Cattle futures closed lower Tuesday, with little in the way of fundamental news and perhaps some technical pressure.
Live Cattle futures closed an average of 39¢ lower.
Feeder Cattle futures closed an average of 58¢ lower.
Grain markets continued to decline Tuesday, with positive crop weather news and the stronger U.S. dollar.
Corn futures closed 3¢ to 5¢ lower though Jul ’20 and then fractionally lower to 1¢ lower.
Soybean futures closed mostly 10¢ to 14¢ lower.
Wholesale beef values were steady to weak on light to moderate demand and moderate offerings, according to the Agricultural Marketing Service.
Choice boxed beef cutout value was 34¢ lower Tuesday afternoon at $212.93/cwt. Select was 5¢ lower at $189.16.
Major U.S. financial indices edged lower Tuesday, although the nascent quarterly earnings season is mostly positive thus far.
The Dow Jones Industrial Average closed 23 points lower. The S&P 500 closed 10 points lower. The NASDAQ was down 35 points.
“Feeder cattle prices are determined by several factors, with feed price and fed cattle price having the greatest impact,” explains Brenda Boetel, Extension agricultural economist at the University of Wisconsin-River Falls, in the latest issue of In the Cattle Markets. “Corn price has typically had an inverse relationship to both fed and feeder cattle prices. This means, as the price of corn increases, the price of feeder cattle decreases. This assumes that all other factors have remained constant, including other feeding costs, as well as fed cattle price.”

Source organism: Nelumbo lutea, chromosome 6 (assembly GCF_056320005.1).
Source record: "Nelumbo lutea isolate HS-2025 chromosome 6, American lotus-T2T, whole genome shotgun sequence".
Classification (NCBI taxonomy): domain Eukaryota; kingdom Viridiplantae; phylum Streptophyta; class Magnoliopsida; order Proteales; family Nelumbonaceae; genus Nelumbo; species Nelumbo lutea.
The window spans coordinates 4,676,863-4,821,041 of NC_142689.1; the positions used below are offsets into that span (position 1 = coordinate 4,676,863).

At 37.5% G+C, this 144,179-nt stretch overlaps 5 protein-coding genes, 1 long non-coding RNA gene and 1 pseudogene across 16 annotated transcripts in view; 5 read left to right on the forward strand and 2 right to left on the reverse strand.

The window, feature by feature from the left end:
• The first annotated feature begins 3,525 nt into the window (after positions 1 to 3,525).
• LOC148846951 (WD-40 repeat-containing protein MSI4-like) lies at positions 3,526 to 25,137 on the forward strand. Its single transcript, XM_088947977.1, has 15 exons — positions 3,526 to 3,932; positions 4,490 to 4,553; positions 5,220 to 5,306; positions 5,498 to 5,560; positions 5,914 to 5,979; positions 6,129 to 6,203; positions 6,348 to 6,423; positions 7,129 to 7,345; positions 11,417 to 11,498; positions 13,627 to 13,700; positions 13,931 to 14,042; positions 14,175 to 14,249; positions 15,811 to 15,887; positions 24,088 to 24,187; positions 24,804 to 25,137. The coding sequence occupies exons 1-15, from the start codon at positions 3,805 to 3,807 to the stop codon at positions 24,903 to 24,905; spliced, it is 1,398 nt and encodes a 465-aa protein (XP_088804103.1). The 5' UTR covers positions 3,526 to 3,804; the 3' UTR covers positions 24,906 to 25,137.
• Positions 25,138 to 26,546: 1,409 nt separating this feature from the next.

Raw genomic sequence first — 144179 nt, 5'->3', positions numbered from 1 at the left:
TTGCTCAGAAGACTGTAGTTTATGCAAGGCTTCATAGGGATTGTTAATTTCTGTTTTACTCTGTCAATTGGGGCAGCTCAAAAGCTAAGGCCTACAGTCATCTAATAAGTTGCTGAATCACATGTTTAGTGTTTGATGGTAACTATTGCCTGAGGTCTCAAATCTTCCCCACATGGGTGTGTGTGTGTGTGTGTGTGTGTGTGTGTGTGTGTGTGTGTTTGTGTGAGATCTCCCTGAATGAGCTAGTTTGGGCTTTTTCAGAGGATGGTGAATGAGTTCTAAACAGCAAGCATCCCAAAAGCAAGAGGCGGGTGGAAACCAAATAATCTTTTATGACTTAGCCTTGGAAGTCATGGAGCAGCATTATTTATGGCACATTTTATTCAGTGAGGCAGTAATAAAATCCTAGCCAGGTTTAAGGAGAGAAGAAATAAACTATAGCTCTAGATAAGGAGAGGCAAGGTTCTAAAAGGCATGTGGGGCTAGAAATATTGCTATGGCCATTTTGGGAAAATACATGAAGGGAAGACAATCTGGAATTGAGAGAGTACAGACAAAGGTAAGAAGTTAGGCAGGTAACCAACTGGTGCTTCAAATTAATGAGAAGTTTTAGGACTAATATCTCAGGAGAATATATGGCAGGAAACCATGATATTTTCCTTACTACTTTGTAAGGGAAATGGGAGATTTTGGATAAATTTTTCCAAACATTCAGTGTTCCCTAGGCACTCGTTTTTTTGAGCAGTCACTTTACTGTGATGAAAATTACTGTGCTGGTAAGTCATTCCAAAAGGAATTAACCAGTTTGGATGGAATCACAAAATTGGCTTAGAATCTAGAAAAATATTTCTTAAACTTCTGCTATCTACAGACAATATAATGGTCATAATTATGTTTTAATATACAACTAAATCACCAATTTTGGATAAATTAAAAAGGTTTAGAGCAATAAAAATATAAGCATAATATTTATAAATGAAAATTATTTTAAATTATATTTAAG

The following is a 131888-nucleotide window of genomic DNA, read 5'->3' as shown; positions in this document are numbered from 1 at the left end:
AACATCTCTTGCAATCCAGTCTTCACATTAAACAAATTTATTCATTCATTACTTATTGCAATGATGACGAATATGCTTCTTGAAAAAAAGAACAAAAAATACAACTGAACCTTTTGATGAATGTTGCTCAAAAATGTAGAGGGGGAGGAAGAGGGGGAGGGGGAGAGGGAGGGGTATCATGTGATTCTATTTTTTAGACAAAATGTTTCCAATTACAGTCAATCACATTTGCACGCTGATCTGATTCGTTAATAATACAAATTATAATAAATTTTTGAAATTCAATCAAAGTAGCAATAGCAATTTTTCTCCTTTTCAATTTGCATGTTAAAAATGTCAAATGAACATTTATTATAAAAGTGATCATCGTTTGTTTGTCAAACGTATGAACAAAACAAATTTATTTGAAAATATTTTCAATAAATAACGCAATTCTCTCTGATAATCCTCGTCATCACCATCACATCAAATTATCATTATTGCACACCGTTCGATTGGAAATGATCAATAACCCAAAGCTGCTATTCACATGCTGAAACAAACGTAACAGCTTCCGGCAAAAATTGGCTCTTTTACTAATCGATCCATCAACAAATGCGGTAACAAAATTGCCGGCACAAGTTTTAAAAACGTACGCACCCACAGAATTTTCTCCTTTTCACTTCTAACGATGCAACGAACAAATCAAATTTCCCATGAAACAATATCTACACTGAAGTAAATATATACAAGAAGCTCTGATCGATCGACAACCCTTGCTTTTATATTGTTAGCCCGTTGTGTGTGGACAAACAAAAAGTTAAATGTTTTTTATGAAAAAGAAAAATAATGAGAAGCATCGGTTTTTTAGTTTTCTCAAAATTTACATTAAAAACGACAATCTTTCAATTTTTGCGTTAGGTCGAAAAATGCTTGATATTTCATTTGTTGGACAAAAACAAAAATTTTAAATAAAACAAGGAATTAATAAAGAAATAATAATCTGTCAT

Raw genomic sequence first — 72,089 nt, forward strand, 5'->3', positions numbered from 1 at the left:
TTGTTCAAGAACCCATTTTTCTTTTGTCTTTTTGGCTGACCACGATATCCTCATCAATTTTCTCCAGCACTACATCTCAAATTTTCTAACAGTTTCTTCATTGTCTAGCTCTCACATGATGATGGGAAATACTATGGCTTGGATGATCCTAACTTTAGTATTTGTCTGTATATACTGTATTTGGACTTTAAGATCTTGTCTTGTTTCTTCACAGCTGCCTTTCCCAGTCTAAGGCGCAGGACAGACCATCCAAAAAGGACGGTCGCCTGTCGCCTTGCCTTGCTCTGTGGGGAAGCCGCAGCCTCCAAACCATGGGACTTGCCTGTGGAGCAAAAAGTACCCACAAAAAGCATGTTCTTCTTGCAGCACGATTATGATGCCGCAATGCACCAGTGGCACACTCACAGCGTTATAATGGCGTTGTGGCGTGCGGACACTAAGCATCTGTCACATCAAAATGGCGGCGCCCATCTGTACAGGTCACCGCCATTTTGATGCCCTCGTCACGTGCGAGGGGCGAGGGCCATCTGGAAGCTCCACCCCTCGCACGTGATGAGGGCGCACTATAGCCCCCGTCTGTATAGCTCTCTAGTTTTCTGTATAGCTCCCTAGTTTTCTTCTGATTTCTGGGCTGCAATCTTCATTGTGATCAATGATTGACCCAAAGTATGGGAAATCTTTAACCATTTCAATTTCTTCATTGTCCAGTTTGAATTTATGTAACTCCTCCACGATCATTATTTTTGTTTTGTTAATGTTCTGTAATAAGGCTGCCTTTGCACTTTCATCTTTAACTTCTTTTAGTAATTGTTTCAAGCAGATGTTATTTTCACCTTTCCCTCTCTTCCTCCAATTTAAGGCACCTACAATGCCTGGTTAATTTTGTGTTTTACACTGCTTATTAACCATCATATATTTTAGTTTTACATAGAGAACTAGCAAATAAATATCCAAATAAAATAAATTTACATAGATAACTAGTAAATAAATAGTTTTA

As corn price increases, the price premium declines for lighter feeder cattle weights versus heavier ones. Spun differently, the price slide narrows as corn price moves higher.
“This isn’t a new finding. What is new is that the decrease in these beef steer price differentials is at an increasing rate as weight increases, i.e., the premiums for lightweight cattle will decrease faster than has historically been found in economic studies,” Boetel says.
That was among the conclusions drawn from research conducted by Boetel last year with Lee Schultz, a peer at Iowa State University and with Kevin Dhuyvetter, cattle technical consultant with Elanco Animal Health. The study—in the Western Economics Forum—included 66,640 head of beef feeder steers and 59,005 head of dairy feeders.
“Although cattle producers can’t affect the corn price, understanding how changing corn price affects price slides can aid in management and marketing decisions,” Boetel says.